Payment banks are akin to other traditional banks, but operate on a smaller and restricted scale. They cannot associate with credit risk, nor advance loans, or issue credit cards. To meet their operational costs, they predominantly rely on transactions and income from investments. However, minimal receipt of deposits and a bar from lending has effectively curbed any potential growth for payment banks.

Naturally, interoperability, and the facility to withdraw cash from ATMs, addresses the isolation created by operators, which only allow transactions to occur within their payment networks. Additionally, the increase in the end-of-day balance proposed by the RBI provides consumers with further assurance that they can withdraw their cash from full-KYC PPIs and payment banks.

As a result, PPI holders are more likely to engage in digitalized transactions and less likely to operate with cash. This increase, coupled with escalated online transfers, also provides non-banking entities with the opportunity to complete their KYC conformity in addition to the mandate of interoperability. The RBI has previously observed that interoperability was not partaken by many due to inertia against migrating towards full-KYC PPIs. The increase, thus, has killed two birds with one stone; interoperability and abating traditional banks’ monopoly in India. 

However, these benefits may be disproportionately experienced among large-capital operators, such as PayTM or Mobikwik, rather than medium or small capital businesses, since the ability to transfer funds inter-network would reduce the onboarding of customers. Now, customers would not need to operate accounts on multiple payment platforms to interact with others not on their network. This may eventually lead to monopolization by certain PPI operators.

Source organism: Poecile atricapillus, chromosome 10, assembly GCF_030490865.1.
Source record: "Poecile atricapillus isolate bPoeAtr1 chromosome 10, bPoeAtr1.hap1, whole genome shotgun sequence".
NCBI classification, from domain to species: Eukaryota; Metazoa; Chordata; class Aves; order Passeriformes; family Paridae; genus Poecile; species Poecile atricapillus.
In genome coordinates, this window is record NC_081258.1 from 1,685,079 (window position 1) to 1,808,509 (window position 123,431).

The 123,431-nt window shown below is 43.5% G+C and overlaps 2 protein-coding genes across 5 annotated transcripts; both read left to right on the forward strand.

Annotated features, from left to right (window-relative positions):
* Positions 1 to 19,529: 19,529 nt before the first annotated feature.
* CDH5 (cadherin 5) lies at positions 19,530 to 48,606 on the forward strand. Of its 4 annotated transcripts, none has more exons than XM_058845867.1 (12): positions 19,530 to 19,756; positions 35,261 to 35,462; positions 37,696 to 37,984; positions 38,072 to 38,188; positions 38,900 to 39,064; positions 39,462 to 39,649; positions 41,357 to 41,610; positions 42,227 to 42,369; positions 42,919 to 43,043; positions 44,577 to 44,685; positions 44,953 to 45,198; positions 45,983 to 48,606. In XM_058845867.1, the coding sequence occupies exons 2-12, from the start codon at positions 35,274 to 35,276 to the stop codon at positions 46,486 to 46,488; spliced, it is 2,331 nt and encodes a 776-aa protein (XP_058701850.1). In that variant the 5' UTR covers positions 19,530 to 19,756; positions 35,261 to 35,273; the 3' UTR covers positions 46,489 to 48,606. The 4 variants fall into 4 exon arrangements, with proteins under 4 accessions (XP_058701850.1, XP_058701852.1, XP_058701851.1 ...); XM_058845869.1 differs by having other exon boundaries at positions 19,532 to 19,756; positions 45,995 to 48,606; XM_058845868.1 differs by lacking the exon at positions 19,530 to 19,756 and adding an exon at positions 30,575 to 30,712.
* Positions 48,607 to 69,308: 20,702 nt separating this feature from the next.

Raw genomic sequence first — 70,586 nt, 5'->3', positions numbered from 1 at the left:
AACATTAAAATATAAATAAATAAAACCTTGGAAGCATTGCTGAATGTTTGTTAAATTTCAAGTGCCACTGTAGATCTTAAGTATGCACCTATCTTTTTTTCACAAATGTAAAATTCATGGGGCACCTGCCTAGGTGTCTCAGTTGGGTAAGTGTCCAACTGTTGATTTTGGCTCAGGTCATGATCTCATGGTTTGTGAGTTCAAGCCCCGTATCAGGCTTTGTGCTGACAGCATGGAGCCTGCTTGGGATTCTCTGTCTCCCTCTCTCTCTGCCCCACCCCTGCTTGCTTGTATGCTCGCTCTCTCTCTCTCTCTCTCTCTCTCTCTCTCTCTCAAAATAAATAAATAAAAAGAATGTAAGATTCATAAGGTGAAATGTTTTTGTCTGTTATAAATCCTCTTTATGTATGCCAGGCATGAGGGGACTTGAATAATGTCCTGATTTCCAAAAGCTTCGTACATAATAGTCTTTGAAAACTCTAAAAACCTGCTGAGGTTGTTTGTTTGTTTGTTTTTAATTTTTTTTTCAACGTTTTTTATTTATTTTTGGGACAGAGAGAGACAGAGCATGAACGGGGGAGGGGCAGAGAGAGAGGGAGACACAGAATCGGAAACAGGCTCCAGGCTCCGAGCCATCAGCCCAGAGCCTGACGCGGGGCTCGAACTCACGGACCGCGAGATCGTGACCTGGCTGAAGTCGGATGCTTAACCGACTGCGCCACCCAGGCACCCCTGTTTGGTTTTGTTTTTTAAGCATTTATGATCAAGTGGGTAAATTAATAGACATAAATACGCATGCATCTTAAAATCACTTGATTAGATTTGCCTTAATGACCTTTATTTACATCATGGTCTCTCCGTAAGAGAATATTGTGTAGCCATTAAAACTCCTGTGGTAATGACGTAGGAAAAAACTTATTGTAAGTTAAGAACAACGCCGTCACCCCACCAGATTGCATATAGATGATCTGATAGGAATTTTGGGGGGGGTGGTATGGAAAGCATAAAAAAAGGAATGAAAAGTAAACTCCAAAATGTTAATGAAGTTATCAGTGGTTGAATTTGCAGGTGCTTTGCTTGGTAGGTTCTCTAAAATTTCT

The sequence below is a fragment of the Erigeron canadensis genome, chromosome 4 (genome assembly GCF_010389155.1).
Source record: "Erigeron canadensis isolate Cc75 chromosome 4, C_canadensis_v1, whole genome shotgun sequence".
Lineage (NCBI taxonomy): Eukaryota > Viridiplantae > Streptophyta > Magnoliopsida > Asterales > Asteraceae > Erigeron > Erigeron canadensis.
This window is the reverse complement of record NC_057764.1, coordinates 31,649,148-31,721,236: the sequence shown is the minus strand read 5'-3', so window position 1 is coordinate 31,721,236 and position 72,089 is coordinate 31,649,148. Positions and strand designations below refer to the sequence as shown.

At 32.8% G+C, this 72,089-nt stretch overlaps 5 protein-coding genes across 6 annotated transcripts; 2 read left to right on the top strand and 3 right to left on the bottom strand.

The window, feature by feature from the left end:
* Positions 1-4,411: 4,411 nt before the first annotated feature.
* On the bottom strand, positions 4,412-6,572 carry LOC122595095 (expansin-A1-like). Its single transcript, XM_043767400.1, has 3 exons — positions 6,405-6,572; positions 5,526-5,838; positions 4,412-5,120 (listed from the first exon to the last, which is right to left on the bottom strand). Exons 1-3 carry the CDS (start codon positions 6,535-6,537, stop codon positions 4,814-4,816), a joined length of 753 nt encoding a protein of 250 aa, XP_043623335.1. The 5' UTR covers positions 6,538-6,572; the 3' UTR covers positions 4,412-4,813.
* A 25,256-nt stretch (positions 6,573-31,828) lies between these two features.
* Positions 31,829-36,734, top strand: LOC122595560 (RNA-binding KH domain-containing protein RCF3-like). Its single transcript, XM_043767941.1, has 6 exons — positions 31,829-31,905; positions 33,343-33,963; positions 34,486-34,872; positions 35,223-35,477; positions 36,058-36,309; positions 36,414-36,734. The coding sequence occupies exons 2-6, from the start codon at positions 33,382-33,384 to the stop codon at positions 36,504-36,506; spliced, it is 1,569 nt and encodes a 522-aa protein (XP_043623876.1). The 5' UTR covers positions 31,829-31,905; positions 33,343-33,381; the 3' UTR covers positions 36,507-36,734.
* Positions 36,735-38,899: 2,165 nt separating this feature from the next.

The Payment Settlement Crisis and the CPS

Notwithstanding UPI’s popularity and effective functionality, its operation has been subject to various technical failures and an emerging trend of cybersecurity attacks. In September 2020 alone, the overwhelming volume of UPI transactions led the United Bank of India server infrastructure to fail 12.4% of 9.28 million UPI transactions. Similarly, State Bank of India and Canara Bank witnessed technical declines of 5.3% of 510 million and 5.9% of 58 million UPI transactions, respectively. Unfortunately, notification of such failures is often in the form of a ‘payment is processing’ message which leaves users in a state of flux regarding their settlements. Banks and gateways have also failed to establish a speedy redressal mechanism which can handle customer complaints. In response, the National Payments Corporation of India, in November 2020, announced that each third-party UPI operator would not be allowed to process more than 30% of the total volume of UPI transactions, calculated on a rolling three-month basis. The announcement to allow PPIs and PBs to directly gain membership of CPS, too, allows for diversification of payment channels to distribute incoming volume to prevent clogging.

Conclusion

Banks currently operate with limited legacy technology, which has curtailed their expansion to Tier III to Tier VI centres. The boosted migration to full-KYC PPIs has the ability to complement the banking infrastructure, especially in these unbanked regions. These measures also allow fintech companies to penetrate such areas and offer services traditionally offered by banks. This may include a wide variety of operations, such as co-branding prepaid cards with PPIs for promotion as well as online stockbroking, which requires the reliability and end-to-end security of legacy systems such as RTGS and NEFT. Since large credit transactions are almost exclusively conducted through the CPS, it would now open the field for fintech companies to function as neo-banking facilities, on par with traditional banks.

Akshay Luhadia & Rohit Gupta